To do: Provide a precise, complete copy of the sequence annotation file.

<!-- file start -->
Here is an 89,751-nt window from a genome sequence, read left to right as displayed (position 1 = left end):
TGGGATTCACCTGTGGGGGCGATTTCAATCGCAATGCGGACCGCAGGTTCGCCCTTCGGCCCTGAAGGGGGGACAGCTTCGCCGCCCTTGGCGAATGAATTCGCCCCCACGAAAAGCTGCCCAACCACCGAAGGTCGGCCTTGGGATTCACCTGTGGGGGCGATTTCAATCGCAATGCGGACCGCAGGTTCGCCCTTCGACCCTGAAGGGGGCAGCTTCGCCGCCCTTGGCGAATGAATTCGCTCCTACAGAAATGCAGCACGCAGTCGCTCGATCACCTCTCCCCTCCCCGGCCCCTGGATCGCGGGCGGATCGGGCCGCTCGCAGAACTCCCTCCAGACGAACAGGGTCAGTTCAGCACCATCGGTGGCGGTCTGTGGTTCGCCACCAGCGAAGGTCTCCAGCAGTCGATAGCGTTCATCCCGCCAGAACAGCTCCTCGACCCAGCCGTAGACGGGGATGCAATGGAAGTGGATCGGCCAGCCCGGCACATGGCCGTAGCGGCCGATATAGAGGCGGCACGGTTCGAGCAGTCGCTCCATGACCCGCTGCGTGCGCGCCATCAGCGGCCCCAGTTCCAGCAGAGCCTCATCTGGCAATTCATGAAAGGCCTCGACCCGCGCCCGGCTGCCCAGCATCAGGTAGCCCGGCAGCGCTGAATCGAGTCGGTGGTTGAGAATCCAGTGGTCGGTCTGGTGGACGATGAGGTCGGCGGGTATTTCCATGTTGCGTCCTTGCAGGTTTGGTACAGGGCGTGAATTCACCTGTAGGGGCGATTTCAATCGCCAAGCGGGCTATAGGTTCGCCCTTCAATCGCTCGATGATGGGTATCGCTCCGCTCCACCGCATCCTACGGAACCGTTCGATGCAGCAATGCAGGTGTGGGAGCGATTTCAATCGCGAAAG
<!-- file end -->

Here is an 89,751-nt window from a genome sequence, read left to right as displayed (position 1 = left end):
TGGGATTCACCTGTGGGGGCGATTTCAATCGCAATGCGGACCGCAGGTTCGCCCTTCGGCCCTGAAGGGGGGACAGCTTCGCCGCCCTTGGCGAATGAATTCGCCCCCACGAAAAGCTGCCCAACCACCGAAGGTCGGCCTTGGGATTCACCTGTGGGGGCGATTTCAATCGCAATGCGGACCGCAGGTTCGCCCTTCGACCCTGAAGGGGGCAGCTTCGCCGCCCTTGGCGAATGAATTCGCTCCTACAGAAATGCAGCACGCAGTCGCTCGATCACCTCTCCCCTCCCCGGCCCCTGGATCGCGGGCGGATCGGGCCGCTCGCAGAACTCCCTCCAGACGAACAGGGTCAGTTCAGCACCATCGGTGGCGGTCTGTGGTTCGCCACCAGCGAAGGTCTCCAGCAGTCGATAGCGTTCATCCCGCCAGAACAGCTCCTCGACCCAGCCGTAGACGGGGATGCAATGGAAGTGGATCGGCCAGCCCGGCACATGGCCGTAGCGGCCGATATAGAGGCGGCACGGTTCGAGCAGTCGCTCCATGACCCGCTGCGTGCGCGCCATCAGCGGCCCCAGTTCCAGCAGAGCCTCATCTGGCAATTCATGAAAGGCCTCGACCCGCGCCCGGCTGCCCAGCATCAGGTAGCCCGGCAGCGCTGAATCGAGTCGGTGGTTGAGAATCCAGTGGTCGGTCTGGTGGACGATGAGGTCGGCGGGTATTTCCATGTTGCGTCCTTGCAGGTTTGGTACAGGGCGTGAATTCACCTGTAGGGGCGATTTCAATCGCCAAGCGGGCTATAGGTTCGCCCTTCAATCGCTCGATGATGGGTATCGCTCCGCTCCACCGCATCCTACGGAACCGTTCGATGCAGCAATGCAGGTGTGGGAGCGATTTCAATCGCGAAAG